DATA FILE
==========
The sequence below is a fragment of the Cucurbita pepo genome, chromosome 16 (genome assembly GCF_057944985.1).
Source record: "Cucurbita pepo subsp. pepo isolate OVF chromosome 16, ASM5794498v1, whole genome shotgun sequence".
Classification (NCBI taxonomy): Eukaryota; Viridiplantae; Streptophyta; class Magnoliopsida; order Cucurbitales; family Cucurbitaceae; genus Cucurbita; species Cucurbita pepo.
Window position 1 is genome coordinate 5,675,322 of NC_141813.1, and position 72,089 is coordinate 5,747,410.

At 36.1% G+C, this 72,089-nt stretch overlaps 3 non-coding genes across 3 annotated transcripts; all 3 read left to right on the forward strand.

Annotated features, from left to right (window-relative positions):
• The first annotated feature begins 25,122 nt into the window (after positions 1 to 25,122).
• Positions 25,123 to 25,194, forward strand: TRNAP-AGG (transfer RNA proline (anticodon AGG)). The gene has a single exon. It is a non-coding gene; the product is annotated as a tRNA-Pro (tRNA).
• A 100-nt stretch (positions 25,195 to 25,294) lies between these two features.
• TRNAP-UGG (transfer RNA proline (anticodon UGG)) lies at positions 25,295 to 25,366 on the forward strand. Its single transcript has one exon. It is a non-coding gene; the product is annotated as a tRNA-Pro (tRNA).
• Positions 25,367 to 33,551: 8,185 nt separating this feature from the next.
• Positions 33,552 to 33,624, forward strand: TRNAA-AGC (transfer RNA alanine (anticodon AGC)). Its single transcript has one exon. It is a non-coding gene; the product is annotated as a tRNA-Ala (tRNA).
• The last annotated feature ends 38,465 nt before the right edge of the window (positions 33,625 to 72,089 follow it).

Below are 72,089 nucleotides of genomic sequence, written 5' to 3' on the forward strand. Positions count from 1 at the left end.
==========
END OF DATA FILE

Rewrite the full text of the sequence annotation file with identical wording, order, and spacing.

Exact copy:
The sequence below is a fragment of the Cucurbita pepo genome, chromosome 16 (genome assembly GCF_057944985.1).
Source record: "Cucurbita pepo subsp. pepo isolate OVF chromosome 16, ASM5794498v1, whole genome shotgun sequence".
Classification (NCBI taxonomy): Eukaryota; Viridiplantae; Streptophyta; class Magnoliopsida; order Cucurbitales; family Cucurbitaceae; genus Cucurbita; species Cucurbita pepo.
Window position 1 is genome coordinate 5,675,322 of NC_141813.1, and position 72,089 is coordinate 5,747,410.

At 36.1% G+C, this 72,089-nt stretch overlaps 3 non-coding genes across 3 annotated transcripts; all 3 read left to right on the forward strand.

Annotated features, from left to right (window-relative positions):
• The first annotated feature begins 25,122 nt into the window (after positions 1 to 25,122).
• Positions 25,123 to 25,194, forward strand: TRNAP-AGG (transfer RNA proline (anticodon AGG)). The gene has a single exon. It is a non-coding gene; the product is annotated as a tRNA-Pro (tRNA).
• A 100-nt stretch (positions 25,195 to 25,294) lies between these two features.
• TRNAP-UGG (transfer RNA proline (anticodon UGG)) lies at positions 25,295 to 25,366 on the forward strand. Its single transcript has one exon. It is a non-coding gene; the product is annotated as a tRNA-Pro (tRNA).
• Positions 25,367 to 33,551: 8,185 nt separating this feature from the next.
• Positions 33,552 to 33,624, forward strand: TRNAA-AGC (transfer RNA alanine (anticodon AGC)). Its single transcript has one exon. It is a non-coding gene; the product is annotated as a tRNA-Ala (tRNA).
• The last annotated feature ends 38,465 nt before the right edge of the window (positions 33,625 to 72,089 follow it).

Below are 72,089 nucleotides of genomic sequence, written 5' to 3' on the forward strand. Positions count from 1 at the left end.